Paul is saying that we do not receive salvation through the performance of good deeds. It is by grace (a gift of God) through faith (a gift of the Spirit) that we are saved .

This is what James—the half-brother of Yeshua—wrote, rather plainly:

Faith without works is dead (Jas 2:17).

At first read it seems as if James and Paul are not on the same page. On the contrary, James enhances Paul’s teaching by suggesting, so to speak, that the proof is in the pudding.

To appreciate what James was teaching we must understand the spiritual climate of his day. The faithful were growing in numbers from amongst both Jews and Gentiles. Those of the Pharisees, who believed  in Yeshua, were teaching that the Gentiles needed to observe Mosaic Law and be circumcised.

There was much dissension and debate within the Jerusalem assembly whether Paul’s doctrinal teaching of grace was, in effect, blasphemy. During his first missionary journey to Lystra, Jews from Antioch and Iconium dragged Paul outside the city and stoned him, leaving him for dead. As the disciples gathered around him, he got up and continued preaching and praising God.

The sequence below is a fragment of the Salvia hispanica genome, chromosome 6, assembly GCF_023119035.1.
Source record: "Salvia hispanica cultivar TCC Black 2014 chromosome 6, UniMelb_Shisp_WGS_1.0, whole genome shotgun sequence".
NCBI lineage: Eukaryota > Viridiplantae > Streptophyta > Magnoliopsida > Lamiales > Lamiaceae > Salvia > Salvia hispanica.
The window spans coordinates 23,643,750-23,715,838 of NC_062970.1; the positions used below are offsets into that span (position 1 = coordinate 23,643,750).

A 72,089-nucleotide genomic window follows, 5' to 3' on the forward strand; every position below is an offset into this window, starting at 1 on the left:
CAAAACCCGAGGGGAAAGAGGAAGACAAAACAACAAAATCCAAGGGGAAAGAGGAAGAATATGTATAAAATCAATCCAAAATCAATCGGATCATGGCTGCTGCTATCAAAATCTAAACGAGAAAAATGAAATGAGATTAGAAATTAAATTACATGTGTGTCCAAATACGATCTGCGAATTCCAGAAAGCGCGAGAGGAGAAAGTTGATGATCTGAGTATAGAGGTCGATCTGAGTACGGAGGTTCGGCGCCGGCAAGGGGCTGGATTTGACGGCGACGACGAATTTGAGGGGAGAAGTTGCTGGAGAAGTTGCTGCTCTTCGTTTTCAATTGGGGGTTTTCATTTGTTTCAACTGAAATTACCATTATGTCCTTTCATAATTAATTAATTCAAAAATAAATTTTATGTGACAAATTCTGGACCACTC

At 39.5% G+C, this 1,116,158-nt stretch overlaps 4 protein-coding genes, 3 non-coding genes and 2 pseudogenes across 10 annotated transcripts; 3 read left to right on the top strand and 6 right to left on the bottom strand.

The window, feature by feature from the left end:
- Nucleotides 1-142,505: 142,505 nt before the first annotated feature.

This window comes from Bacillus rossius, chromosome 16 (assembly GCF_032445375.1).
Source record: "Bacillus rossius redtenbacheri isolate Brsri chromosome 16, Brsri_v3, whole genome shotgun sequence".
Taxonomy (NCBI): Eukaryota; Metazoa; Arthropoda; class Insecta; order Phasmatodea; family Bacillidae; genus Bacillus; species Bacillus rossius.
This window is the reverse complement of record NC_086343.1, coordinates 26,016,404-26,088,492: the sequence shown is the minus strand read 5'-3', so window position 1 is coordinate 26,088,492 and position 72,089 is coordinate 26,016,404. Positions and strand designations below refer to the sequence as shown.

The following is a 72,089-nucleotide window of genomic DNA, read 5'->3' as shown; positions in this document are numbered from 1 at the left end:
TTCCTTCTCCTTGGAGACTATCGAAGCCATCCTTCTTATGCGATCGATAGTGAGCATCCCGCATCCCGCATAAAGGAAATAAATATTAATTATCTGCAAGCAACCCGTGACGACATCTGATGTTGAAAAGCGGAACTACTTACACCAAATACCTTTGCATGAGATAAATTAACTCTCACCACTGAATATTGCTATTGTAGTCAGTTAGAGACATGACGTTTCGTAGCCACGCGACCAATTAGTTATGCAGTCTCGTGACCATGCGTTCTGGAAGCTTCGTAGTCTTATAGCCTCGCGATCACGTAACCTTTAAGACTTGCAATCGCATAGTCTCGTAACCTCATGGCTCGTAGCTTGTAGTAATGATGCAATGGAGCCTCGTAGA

Paul traveled on to Jerusalem to testify before the Council of Elders. James was head of the Jerusalem assembly, and he had the opportunity then to dispute any of Paul’s teachings.

Peter stood up and admitted that the Jews themselves could not obey the law which he likened to a curse:

Now therefore why do you put God to the test by placing upon the neck of the disciples a yoke which neither our fathers nor we have been able to bear? But we believe that we are saved through the grace of the Lord Jesus, in the same way as they also are (Ac 15:10).

After Peter’s testimony, James spoke to the assembly saying:

Therefore it is my judgement that we do not trouble those who are turning to God from among the Gentiles. For Moses from ancient generations has in every city those who preach him (Ac 15:19-21).